It was quite popular for several years, but poor management and budgeting caused it to drop dramatically in popularity. It briefly popped up in Indonesia, but now exists only as a gaming site.

How Did Social Media Start?

A year after Friendster was founded, two new sites that still remain fairly popular today were launched: Myspace and LinkedIn.

Like CompuServe before it, LinkedIn was focused on a serious approach to social media: a way for business colleagues and associates to network and make connections.

These days, it’s one of many sites that continue to be a driving force in the job search. MySpace attracted young people.

It focused on creating a place for new music, funny videos, and other media to be shared between peers and classmates.

With the rise of other sites like Facebook and Twitter, it’s certainly fallen by the wayside in recent years, but it still remains as a networking platform for musicians.

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Mark Zuckerberg

2004 was a game-changing year. This was the year of the all-important Facebook launch. This was originally a Harvard-only experiment by Mark Zuckerberg and a group of classmates, a way for Harvard classmates to find each other and make friends.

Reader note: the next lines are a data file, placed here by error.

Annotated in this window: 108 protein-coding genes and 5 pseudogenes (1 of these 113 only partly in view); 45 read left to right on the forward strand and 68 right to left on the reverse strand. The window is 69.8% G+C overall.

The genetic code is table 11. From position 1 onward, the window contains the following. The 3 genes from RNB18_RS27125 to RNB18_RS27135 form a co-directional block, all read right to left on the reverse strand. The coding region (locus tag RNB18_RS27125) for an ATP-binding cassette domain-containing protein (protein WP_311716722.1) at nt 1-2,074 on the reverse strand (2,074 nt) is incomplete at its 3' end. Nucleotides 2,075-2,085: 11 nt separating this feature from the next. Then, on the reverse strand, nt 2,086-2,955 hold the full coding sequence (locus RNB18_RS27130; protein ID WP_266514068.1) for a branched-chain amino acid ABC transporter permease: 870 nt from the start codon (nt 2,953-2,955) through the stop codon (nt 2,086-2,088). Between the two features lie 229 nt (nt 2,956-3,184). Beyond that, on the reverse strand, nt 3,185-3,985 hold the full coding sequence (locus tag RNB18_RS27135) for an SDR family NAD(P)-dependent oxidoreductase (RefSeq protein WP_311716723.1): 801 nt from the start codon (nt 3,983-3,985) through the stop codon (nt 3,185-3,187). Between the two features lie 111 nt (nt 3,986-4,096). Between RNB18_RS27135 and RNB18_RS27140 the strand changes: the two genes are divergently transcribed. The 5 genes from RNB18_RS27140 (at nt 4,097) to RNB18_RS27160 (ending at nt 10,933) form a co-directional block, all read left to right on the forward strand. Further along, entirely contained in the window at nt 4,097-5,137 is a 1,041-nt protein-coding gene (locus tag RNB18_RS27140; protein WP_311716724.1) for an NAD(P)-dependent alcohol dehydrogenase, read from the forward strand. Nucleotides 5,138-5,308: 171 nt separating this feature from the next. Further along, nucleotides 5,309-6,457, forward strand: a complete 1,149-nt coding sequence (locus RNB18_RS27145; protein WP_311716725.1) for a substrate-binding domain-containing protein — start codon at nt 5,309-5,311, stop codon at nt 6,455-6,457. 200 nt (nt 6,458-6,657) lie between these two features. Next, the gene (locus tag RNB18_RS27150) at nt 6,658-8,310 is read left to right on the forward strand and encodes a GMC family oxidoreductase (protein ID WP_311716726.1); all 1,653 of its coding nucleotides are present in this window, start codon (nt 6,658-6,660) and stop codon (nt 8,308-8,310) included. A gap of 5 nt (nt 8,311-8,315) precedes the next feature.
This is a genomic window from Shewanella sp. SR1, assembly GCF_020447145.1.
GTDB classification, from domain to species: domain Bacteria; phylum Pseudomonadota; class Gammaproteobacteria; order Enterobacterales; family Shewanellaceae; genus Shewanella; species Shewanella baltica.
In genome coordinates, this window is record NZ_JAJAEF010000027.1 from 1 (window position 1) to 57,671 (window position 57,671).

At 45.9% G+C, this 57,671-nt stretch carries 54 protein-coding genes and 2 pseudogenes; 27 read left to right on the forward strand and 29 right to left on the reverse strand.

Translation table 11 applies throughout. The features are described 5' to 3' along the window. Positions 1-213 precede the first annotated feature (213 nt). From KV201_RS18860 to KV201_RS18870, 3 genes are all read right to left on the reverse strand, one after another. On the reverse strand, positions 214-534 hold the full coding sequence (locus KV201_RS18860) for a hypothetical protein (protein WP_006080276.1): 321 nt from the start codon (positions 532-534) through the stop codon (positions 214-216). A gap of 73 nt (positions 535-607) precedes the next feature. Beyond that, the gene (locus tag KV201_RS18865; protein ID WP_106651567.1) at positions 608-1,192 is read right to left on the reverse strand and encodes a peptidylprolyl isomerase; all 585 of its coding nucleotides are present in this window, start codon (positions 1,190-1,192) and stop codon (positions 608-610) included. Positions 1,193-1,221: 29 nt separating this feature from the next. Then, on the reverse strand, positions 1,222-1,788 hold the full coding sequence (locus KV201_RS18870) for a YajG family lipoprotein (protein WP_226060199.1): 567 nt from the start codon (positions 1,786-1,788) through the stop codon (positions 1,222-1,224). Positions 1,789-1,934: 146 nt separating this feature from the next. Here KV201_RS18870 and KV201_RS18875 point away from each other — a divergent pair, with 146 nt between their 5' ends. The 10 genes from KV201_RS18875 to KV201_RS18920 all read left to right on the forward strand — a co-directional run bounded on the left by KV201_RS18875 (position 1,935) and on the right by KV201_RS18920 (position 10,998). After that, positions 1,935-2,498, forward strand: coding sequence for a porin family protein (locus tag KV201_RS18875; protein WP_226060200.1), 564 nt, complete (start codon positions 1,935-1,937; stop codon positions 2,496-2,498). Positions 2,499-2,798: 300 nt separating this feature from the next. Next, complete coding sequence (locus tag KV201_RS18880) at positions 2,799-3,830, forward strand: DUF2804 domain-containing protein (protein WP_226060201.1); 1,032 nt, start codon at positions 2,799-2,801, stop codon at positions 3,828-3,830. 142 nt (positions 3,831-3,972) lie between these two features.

It remained strictly campus-only until 2006 where it opened up to the public.

Since 2006 and 2007, more and more changes have taken place in the social media industry. Email is now being thrown out in favor of platforms like Skype that offer instant messaging and video chats.

Google Hangouts introduced the idea of group video chats, and Facebook has since rushed to keep up with the innovation.

Much of social media has moved to mobile computing. Apps like Instagram and Snapchat focus more on sharing snapshot moments rather than a full, meaningful connection between two people.

Twitter has a staccato rhythm of short, witty thoughts. It’s become a platform that’s popular among celebrities and news sites as a way to advertise their brand.

How Did Social Media Start?

Social media has seen quite a change from its humble roots in the 1970’s. Now, it closely resembles something out of an early science fiction TV show.

We can chat in real-time, face to face on our computer screens with loved ones and strangers across the world. Now, an entire nation can discuss an episode of a TV show at the same time, like on collective hive mind.

We’re all connected, for better or for worse. Only time can tell where the future of social media will take us.

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10 comments on “How Did Social Media Start?

  1. Hi there Chris,

    Great to be back on your site again and this time, learning about the birth of social media.

    Yup, I remember 2004 alright. I was working part time then and during lunch break session, I saw the nurses hovering and giggling in front of the computer screen. I was curious so I asked.